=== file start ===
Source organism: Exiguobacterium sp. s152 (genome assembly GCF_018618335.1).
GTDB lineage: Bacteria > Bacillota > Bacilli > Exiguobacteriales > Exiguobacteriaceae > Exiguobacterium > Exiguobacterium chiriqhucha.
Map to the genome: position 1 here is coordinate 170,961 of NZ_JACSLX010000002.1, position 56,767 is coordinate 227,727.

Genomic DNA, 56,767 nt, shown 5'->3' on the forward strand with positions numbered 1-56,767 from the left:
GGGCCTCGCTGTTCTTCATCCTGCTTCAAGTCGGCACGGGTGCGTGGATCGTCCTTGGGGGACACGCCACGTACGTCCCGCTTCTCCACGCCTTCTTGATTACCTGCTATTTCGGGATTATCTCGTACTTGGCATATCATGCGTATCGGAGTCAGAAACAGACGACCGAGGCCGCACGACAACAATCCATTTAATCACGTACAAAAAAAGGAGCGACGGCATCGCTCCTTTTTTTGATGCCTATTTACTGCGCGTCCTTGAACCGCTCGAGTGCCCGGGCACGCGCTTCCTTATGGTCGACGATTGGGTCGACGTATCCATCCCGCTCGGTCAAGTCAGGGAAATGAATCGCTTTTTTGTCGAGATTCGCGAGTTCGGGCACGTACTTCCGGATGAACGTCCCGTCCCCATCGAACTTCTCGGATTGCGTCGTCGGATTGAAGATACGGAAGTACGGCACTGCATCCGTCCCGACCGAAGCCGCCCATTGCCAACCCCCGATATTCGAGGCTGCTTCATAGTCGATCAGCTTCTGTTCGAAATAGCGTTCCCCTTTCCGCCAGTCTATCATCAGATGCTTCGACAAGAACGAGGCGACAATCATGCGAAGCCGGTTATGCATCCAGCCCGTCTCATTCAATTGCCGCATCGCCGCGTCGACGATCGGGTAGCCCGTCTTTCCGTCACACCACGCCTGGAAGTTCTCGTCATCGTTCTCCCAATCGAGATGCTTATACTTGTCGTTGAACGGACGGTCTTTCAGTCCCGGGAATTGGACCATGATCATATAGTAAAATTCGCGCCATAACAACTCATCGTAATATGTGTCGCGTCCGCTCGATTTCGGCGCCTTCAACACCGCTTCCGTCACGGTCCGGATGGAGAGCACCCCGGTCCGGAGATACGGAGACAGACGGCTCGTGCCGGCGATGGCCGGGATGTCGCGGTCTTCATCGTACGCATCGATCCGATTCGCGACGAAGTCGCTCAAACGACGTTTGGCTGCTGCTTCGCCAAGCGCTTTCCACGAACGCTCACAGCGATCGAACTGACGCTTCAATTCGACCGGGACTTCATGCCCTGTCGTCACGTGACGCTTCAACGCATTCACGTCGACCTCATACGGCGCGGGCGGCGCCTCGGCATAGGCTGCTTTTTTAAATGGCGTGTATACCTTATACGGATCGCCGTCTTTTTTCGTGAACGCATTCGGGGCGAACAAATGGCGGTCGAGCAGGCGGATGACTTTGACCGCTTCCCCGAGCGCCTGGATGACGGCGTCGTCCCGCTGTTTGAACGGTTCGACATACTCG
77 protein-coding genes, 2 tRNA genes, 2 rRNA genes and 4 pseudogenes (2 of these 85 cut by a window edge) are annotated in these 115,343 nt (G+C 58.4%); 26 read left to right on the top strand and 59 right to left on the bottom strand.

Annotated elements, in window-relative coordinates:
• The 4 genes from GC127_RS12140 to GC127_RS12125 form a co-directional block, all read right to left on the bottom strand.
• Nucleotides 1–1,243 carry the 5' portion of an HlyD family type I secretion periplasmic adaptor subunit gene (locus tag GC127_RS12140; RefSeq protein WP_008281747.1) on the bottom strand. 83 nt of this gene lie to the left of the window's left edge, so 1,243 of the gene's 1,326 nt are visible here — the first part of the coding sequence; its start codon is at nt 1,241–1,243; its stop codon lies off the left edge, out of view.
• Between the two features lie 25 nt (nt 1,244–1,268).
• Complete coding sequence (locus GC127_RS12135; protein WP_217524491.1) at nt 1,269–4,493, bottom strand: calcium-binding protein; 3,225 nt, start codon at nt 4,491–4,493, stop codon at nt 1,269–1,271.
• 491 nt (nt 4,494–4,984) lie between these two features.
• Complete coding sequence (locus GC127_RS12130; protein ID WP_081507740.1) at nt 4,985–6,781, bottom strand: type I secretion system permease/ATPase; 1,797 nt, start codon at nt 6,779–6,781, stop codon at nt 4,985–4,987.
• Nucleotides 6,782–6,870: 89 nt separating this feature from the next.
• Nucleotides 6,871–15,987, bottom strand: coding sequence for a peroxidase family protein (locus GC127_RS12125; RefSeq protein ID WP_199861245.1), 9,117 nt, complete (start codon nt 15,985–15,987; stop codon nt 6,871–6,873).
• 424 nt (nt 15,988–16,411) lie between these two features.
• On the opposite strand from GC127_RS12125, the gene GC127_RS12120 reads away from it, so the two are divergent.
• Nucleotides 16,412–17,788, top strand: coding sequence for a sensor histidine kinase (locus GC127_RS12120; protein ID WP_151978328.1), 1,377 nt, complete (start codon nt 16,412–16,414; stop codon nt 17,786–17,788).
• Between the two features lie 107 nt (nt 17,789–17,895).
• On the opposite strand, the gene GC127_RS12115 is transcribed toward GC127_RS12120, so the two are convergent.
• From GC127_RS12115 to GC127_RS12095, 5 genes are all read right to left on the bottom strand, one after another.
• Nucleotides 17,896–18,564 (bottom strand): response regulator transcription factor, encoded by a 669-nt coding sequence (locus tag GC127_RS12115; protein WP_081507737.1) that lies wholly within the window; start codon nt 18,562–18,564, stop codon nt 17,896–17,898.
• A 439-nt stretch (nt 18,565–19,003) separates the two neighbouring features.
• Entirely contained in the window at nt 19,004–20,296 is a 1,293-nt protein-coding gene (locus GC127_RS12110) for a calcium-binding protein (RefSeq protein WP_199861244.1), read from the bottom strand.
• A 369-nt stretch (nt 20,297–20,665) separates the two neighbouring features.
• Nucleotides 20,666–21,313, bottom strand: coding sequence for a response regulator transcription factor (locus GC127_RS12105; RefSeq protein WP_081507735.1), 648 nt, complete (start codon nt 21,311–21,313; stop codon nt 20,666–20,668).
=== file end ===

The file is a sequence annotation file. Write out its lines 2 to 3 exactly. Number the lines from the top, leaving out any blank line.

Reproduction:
GTDB lineage: Bacteria > Bacillota > Bacilli > Exiguobacteriales > Exiguobacteriaceae > Exiguobacterium > Exiguobacterium chiriqhucha.
Map to the genome: position 1 here is coordinate 170,961 of NZ_JACSLX010000002.1, position 56,767 is coordinate 227,727.